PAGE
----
Oh yes. I’m a firm believer that people we cared about that have passed, will return to us in our dreams sometimes. I feel like they can do this because when we are sleeping, we are ‘open’ to the ‘other side’…moreso than when we are when we are awake. All of our defenses are down when we are asleep, and they can easily come into our dreams, to help us out in some way, or just visit.

You should be happy to have had such an encounter. Consider yourself lucky!
Bev had been on your mind and she came through to let you know that she was ok.

Very cool.

I have visitations on occasion. I can’t say frequently, however. They’re something distinct from a plain old dream, because my dreams always have a surreal quality to them. Visitations can lamost be drop-fit into my life because of the ‘real’ feel to them

My grandmother was always a religious woman, and during a visit, I asked her what God and heaven were really like.

“You’ll have to find out for yourself.”

The scariest one (not really) involved my mom, abot 3 weeks before she died. In it, she drove 2+ hours to have Saturday breakfast with me. We met in the parking lot of the restaurant, and I was agog, because she looked healthy, and not wasting away from lung cancer like she was IRL.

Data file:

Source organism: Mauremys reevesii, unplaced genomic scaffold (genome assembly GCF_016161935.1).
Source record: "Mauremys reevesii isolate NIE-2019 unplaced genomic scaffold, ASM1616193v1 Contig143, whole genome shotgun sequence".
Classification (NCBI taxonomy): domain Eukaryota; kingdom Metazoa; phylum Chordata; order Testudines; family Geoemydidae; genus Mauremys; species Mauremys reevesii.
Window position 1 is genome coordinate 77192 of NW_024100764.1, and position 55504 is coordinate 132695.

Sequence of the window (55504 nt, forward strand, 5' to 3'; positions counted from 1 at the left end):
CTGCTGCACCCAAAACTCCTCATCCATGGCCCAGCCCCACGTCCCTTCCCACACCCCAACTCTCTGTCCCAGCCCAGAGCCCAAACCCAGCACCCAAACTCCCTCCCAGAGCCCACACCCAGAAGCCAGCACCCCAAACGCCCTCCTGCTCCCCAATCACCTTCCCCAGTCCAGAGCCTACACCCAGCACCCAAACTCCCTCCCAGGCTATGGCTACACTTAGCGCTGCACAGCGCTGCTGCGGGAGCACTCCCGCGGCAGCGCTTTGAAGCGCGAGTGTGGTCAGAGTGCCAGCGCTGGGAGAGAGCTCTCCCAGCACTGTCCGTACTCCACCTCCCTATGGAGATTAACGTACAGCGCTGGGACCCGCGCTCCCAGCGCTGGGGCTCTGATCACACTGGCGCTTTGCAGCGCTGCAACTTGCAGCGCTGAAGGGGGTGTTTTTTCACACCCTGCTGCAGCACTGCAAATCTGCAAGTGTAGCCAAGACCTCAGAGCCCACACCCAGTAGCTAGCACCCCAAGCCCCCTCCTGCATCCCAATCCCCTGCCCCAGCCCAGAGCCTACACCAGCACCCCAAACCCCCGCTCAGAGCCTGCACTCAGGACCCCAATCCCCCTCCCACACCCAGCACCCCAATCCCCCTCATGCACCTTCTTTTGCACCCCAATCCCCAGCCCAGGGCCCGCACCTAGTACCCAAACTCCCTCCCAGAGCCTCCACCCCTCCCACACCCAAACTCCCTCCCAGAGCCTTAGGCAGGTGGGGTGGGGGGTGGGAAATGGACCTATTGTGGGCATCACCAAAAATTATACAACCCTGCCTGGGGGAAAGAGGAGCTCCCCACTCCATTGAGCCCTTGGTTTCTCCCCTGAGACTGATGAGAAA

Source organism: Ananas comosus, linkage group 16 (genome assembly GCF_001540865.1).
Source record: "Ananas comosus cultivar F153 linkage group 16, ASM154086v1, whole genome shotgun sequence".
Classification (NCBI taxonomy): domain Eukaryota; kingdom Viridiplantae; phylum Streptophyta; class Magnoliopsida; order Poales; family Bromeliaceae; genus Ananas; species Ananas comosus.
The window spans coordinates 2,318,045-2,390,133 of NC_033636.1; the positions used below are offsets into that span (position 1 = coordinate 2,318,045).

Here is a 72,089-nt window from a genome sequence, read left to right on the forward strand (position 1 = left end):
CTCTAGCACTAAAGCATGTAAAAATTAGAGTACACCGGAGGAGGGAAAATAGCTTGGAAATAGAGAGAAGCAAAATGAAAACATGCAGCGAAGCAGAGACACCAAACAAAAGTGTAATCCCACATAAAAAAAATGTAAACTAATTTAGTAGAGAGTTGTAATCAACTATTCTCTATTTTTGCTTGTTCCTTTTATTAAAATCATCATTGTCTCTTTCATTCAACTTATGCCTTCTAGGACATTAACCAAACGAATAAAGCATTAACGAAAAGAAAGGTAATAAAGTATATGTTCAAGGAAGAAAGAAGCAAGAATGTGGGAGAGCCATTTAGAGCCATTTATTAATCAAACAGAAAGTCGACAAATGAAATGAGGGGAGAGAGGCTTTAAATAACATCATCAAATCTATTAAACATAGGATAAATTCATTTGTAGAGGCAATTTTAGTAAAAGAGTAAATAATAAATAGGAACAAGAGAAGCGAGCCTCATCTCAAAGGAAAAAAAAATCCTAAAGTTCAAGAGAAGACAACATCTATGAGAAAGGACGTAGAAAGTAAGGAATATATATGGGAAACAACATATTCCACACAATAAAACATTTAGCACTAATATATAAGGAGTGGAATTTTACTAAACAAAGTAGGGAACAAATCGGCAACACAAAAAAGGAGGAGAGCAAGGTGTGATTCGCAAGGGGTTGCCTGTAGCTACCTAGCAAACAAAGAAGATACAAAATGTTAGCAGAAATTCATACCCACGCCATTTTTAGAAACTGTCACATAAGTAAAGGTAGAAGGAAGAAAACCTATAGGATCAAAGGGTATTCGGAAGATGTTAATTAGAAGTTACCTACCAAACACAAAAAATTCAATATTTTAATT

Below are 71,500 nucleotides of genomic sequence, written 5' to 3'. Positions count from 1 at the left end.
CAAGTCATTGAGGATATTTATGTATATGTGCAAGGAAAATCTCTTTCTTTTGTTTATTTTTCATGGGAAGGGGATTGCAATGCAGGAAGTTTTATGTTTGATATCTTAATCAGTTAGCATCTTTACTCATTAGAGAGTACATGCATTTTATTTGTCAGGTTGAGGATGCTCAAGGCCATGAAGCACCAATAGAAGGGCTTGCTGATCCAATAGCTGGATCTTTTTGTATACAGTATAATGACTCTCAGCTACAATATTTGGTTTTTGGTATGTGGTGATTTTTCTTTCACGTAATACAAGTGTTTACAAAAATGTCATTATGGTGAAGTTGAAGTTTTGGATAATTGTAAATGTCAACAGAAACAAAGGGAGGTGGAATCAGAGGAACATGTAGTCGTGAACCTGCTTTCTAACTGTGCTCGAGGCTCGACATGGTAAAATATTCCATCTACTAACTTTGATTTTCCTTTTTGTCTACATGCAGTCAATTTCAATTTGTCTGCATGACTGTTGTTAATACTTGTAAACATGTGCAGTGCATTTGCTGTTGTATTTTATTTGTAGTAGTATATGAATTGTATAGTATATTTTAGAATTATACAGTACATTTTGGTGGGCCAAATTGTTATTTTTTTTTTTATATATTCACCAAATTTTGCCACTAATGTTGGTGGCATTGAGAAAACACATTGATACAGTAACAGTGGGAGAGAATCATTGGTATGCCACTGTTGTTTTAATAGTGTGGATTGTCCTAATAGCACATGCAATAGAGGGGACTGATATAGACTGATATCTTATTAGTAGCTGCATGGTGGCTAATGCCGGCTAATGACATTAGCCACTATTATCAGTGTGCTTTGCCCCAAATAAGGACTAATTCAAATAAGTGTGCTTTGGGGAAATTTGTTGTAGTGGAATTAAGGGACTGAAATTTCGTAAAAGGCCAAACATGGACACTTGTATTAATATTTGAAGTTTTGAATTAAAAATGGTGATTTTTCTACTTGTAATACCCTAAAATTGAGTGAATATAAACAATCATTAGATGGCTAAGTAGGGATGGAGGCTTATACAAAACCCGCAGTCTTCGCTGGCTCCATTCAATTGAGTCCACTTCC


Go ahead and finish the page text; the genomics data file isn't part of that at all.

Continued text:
“Mom, I know you’re really in bed, dying of cancer, but I just want to look you over as you are now, because you’re healthy.”

“Well, this is how I want you to remember me, not as I realy am now.” I had to call my sister when I got up just to make sure Mom didn’t go during the night.

I’ve even been visited by my departed dog, which consisted of us wrasslin’, and my receiving a severe face wash.

I always enjoy visits.

Mr. S and the late great Miss Emily Kimberly had a very close bond. I often felt like a third wheel, although I loved her too. After she died he had a few visits from her – consisting of her “play bark” in his ear, which could not have come from another dog, when he was lying in bed just after awakening. He believes it was really her, and he would have been the first to scoff at such a thing. He also thinks she was just checking in to tell him she was OK, and still around. We make sure to talk to her still, and we keep her ashes on the piano, just in case she’s hanging around near her physical remains and the people who loved her.

I seem to have something in my eye.